If the balloon as you visualize is more toward the front, that means it is louder; toward the back, it is softer in sound.
For right or left, it has been panned, and up or down means that it is controlled with equalization.
Then try to understand why each was put in that particular place.
While we generally do not pan in a church setting, we do equalize and turn up and down. This exercise can help the new volunteer visualize this concept and make it easier for them to grasp when it is time to start touching the board. I like to train hands on during Wednesday night practice, and they usually go live for the first time on a Sunday night.
During their first few training sessions, I show them how I get the mix set up. From there, I usually have them move a slider or two up and down, to break the ice and show the volunteer that it is easier than they might have initially feared. At that particular moment, it is good to get a couple of quick wins under their belt and let them live on that, until the next session.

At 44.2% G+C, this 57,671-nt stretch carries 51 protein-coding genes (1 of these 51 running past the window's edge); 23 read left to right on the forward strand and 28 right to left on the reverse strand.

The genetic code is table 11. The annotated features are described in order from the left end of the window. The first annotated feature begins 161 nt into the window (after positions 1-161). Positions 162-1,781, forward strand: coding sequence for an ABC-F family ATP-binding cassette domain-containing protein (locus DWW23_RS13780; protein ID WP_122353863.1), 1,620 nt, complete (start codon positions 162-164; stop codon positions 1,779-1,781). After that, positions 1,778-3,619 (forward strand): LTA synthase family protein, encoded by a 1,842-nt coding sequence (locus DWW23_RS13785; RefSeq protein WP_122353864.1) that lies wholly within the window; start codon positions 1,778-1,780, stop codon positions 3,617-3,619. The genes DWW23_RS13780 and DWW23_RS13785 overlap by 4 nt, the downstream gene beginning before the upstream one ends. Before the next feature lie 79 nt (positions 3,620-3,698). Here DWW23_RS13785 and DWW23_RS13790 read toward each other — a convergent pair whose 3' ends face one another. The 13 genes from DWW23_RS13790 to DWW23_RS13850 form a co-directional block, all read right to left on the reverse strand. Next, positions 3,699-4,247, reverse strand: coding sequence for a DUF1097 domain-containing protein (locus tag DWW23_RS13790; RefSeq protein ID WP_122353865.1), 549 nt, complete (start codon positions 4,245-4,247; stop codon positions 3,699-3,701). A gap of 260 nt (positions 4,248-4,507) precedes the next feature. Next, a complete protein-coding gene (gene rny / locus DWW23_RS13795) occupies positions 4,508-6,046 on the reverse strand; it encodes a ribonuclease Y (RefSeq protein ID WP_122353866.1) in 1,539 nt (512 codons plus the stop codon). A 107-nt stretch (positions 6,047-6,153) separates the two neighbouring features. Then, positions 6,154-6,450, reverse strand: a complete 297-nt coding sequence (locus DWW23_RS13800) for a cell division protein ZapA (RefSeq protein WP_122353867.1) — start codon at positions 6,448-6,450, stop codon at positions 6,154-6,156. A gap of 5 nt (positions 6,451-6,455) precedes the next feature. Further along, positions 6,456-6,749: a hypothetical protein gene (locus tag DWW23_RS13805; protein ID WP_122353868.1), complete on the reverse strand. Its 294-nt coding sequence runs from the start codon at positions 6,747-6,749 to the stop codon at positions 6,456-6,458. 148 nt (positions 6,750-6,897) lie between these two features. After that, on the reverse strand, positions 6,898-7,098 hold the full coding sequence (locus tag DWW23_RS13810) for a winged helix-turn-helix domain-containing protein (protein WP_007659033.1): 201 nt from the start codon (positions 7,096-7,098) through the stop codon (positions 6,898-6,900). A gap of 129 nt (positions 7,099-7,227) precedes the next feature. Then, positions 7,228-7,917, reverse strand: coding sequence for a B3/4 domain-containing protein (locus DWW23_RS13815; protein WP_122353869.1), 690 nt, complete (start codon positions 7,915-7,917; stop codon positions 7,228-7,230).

As time goes on, I let them make more and more adjustments on the console, all while keeping it simple, and building on the wins.
During practice, I explain as much as I can about what I am doing and why. I will also give the new volunteer a CD recording of the service, for them to listen to and make notes for questions, during the next practice or training.
Once I go hands on, I start with setup and sound check.
It is crucial that they know the flow of the signal, so that they know how to fix things, when they go wrong. It also helps them figure out where the problem may be coming from, before they start. It is usually only one or two things that need to be checked. The more you know about how the system works, the faster that you can fix it.
Following that, we set things up on stage and talk to the singers and musicians during setup and sound check.
From day one, I emphasize how important communication is.
You will be asked to do many things by those on stage, and you cannot give them everything that they want. If you have not developed a good rapport with the volunteer, this will not go so well.
Once I get a sound at the board, I check the house and the stage area and listen. I want everything correct, before service starts.